Did I mention he has a 118-year-old Irish vampire friend? If ever there was a story that needed a little levity thrown into the mix, it’s this one, and Cassidy (Joseph Gilgun) is the perfect character to do it. In just this first, ten-episode season, we don’t get a clear sense of what role he is going to play down the line, but in terms of his presence, he provides the show with several lighter moments that help relieve it of some of the doom and gloom that is cast over much of it, though his arc does take a partial dark turn near the end of the season as well.
The quaint little town of Annville is populated with a number of additional intriguing characters, including Odin Quincannon (played delightfully by Oscar nominee Jackie Earle Haley), who’s the kind of villain that you love to hate, Tulip, who isn’t afraid to speak her mind (even to God, apparently), and Fiore and DeBlanc, angels who have left Heaven without permission to find Genesis. Again, the story does pull its weight, providing a few interesting twists and turns here and there, but the show just wouldn’t have been nearly as captivating if it hadn’t been for the bizarre ensemble that comes together in this normally peaceful town.
As season one comes to a close, the show goes down a very dark path, which might be off-putting to some, but it left me slightly curious as to where it will go next. The possibilities have been left wide open, and while the comics more than likely already say exactly where it’s going to go, I think most will have the patience to wait and see where this path takes our heroes as it unfolds next season. Given the Earth-shattering revelation revealed in the show’s final minutes, there’ll no doubt be a whole new batch of oddball characters for Jesse and his friends to interact with, and when it comes to a show like this, that would appear to matter the most in regards to keeping it going strong for another season.
“Preacher: Season One” comes to Blu-ray in a 1.78:1, 1080p High Definition transfer of outstanding quality. Even though the show can be rather dark and drab sometimes, the image remains extremely crisp and clear throughout these ten episodes. The 5.1 DTS-HD Master Audio is also top-notch, giving you all of the dialogue, soundtrack, and sound effects in excellent quality. Overall, there’s not a single complaint to be had about the amazing treatment that the show has received.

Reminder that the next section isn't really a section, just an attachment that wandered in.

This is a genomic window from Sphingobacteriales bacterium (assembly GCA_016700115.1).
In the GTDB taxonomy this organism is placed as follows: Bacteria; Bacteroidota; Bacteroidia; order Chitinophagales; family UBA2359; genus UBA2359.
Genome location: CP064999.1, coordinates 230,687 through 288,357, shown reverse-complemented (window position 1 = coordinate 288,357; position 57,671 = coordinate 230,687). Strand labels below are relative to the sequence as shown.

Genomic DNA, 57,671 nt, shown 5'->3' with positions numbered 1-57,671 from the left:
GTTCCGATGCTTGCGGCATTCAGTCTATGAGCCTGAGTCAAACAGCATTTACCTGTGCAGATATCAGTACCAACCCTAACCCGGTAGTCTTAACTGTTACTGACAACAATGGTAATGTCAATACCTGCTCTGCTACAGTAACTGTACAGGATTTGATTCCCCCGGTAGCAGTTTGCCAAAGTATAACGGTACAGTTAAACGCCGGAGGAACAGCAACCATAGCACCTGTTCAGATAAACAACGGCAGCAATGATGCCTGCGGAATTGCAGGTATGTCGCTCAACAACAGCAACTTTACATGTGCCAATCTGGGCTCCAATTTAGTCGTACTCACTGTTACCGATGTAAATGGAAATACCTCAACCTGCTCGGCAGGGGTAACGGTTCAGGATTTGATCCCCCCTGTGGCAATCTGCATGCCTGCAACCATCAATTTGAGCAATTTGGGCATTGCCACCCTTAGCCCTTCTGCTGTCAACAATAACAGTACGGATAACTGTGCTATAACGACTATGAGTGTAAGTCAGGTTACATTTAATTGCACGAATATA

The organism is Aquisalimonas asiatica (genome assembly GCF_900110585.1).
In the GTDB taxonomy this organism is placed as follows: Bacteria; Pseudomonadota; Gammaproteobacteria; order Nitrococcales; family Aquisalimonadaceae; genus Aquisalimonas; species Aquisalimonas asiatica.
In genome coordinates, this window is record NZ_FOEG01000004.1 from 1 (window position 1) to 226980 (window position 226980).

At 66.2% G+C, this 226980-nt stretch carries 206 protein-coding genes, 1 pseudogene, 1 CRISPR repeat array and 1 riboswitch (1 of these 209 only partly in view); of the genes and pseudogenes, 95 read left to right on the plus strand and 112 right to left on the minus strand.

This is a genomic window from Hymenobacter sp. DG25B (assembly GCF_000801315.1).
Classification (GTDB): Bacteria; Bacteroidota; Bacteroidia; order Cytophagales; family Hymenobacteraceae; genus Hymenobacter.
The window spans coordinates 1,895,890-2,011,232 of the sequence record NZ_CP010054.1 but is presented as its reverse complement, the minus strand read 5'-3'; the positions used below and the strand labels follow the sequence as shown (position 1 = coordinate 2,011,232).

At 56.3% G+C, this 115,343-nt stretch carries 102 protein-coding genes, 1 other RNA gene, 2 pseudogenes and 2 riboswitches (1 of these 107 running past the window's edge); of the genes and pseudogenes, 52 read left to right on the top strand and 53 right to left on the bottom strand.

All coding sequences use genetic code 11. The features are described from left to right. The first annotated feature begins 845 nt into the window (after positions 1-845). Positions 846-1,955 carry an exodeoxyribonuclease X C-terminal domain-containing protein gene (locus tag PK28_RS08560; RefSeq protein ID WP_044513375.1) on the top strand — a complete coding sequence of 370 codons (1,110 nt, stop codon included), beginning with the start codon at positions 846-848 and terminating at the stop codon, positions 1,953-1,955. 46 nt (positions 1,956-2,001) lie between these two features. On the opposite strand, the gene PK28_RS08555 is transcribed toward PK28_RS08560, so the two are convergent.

The Unfilmable Pilot (8 Minutes): A look at the long journey it took to finally bring Preacher to the screen, featuring lots of behind the scenes footage of how the pilot was made.
Chainsaw Fight Breakdown (7 Minutes): A featurette that goes behind the scenes of the chainsaw fight in the church.
Behind the Killing Machine: Saint of Killers (7 Minutes): A featurette that explores the Saint of Killers and the Ratwater storyline.
The Stunts of Preacher (8 Minutes): Just as the title implies, this is a behind the scenes look at the show’s incredible stuntwork.
Gag Reel (5 Minutes): A decent collection of outtakes.
Deleted/Extended Scenes: Deleted material that can be found with eight episodes.
“Preacher” has a strong enough story going for it, but it’s truly the bizarre mishmash of colorful characters that help bring this comic book tale to life on the small screen. While the show may have its fair share of dark moments, it’s balanced out nicely with a good dash of humor here and there to help offset its heavier undertones, leaving you with an engaging show that is to be taken seriously, but not too seriously.